Developer Admits He 'Deserved' To Have Game Removed From Steam After Fake Reviews

Illustration for article titled Developer Admits He Deserved To Have Game Removed From Steam After Fake Reviewsem/em
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There are plenty of sketchy games on Steam, but some are so fishy that the stink even causes Valve’s eyes to water. Platformica was one such game, and now it’s off Steam. Somewhat surprisingly, the game’s developer has admitted that, yeah, he screwed up.


Steam users sussed out that Platformica’s developer, Lunyov Artem Pavlovych, was up to no good, pointing out that he was clearly using multiple accounts to post reviews of his own game. One of the main users who exposed Pavlovych, r4m3, also claimed that Pavlovych reported their photo of one of the game’s bugs as material that violated Steam’s terms of service. They didn’t expect that Valve would actually step in and do something, though.

Flash forward to today: Pavlovych’s games are no longer purchasable on Steam. “We have identified unacceptable behavior involving multiple Steam accounts controlled by the developer of this game, Lunyov Artem Pavlovych,” wrote Valve. “The developer appears to have used multiple Steam accounts to post positive reviews for their own game. This is a clear violation of our review policy and something we take very seriously.”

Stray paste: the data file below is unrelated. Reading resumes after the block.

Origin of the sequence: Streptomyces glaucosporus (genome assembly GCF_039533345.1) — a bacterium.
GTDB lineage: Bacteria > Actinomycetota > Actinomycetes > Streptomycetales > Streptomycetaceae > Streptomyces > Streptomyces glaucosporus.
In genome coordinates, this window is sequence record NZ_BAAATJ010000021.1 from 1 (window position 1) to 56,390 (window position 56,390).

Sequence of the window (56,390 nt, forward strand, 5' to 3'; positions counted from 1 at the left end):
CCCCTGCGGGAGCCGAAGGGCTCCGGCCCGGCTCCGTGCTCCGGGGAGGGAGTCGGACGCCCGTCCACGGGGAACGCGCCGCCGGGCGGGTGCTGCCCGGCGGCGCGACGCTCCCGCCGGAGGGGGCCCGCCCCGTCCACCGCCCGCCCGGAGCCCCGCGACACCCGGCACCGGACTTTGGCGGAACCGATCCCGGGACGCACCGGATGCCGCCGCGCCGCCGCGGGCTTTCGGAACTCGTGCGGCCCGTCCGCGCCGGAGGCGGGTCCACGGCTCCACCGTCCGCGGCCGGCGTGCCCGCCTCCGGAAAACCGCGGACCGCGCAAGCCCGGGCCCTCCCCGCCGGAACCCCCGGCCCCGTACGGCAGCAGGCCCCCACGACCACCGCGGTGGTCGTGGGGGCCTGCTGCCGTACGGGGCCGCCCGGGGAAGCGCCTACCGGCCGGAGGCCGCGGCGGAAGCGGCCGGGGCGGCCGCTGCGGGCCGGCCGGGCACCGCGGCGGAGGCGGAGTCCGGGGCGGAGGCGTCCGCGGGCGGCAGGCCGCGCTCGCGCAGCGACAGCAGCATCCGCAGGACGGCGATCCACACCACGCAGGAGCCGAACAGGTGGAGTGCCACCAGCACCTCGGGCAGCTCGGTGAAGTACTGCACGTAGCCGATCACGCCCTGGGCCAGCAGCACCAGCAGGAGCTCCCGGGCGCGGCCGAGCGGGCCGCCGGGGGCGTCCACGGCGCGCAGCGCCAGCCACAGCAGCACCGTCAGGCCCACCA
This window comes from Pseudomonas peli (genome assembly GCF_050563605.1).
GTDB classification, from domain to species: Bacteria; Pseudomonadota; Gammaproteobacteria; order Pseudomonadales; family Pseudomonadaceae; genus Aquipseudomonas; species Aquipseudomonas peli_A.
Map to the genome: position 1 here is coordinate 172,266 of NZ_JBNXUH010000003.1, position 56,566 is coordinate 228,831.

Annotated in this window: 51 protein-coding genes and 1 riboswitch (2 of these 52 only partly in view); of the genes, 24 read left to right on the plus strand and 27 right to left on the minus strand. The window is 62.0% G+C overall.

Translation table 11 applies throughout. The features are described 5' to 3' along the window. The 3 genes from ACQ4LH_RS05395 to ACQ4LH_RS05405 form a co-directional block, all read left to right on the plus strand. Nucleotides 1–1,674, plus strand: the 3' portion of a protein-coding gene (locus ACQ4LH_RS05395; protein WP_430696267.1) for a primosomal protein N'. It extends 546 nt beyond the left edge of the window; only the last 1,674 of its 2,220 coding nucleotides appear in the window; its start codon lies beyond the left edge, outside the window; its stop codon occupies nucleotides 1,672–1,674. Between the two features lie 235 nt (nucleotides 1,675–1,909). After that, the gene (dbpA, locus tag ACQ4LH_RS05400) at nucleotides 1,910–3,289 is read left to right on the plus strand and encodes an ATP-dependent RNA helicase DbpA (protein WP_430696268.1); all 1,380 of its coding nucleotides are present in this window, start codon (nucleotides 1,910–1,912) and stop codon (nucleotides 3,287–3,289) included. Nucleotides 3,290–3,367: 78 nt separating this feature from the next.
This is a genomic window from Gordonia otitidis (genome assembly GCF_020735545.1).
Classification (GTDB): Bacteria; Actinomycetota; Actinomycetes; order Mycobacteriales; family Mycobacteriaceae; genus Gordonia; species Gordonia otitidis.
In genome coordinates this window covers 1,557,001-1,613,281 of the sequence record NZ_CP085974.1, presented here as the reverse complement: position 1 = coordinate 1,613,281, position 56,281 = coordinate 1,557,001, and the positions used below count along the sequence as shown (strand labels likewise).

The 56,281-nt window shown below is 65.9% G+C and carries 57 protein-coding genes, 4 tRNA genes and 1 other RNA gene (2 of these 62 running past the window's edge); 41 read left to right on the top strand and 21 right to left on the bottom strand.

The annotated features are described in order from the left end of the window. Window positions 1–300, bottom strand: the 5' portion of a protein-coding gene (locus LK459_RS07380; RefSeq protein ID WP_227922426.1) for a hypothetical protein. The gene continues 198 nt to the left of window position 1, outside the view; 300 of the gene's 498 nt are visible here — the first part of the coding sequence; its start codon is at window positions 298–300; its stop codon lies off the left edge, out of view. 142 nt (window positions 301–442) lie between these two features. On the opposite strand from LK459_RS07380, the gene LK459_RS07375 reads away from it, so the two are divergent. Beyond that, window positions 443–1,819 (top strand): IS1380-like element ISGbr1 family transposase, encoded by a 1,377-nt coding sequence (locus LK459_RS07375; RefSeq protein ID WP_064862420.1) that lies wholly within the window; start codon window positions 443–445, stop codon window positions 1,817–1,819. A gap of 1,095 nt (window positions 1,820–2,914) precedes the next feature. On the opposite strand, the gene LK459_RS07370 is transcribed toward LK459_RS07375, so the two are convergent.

“For these reasons, we are ending our business relationship with Lunyov Artem Pavlovych and removing this game from sale,” they added.

The incident echoes a similar one from last week, where the developer of a game called Art of Stealth posted fake reviews and Valve intervened. This time, though, the developer in question actually fessed up and accepted blame.

“Yes, I actually wrote a few reviews for Platformica in October 2016, and I’m really [to] blame,” wrote Pavlovych. “I’m worked 2 years on my three games and... [in] half day... games removed. I deserve it.”

Sounds rough, but that’s what you get for trying to deceive people. It seems like Valve is starting to take a fairly hard-line stance on fake reviews, though, and that’s good. Now if only they’d crack down on more of Steam’s questionable games, groups, and mini-industries, that’d really be something. I suppose baby steps are better than no steps, though. Babies, much like Valve, move slowly, but they strike when you least expect it.


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Kotaku senior reporter. Beats: Twitch, streaming, PC gaming. Writing a book about streamers tentatively titled "STREAMERS" to be published by Atria/Simon & Schuster in the future.

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Keyan Reid

Babies, much like Valve, move slowly, but they strike when you least expect it.

Especially the fuzzy ones.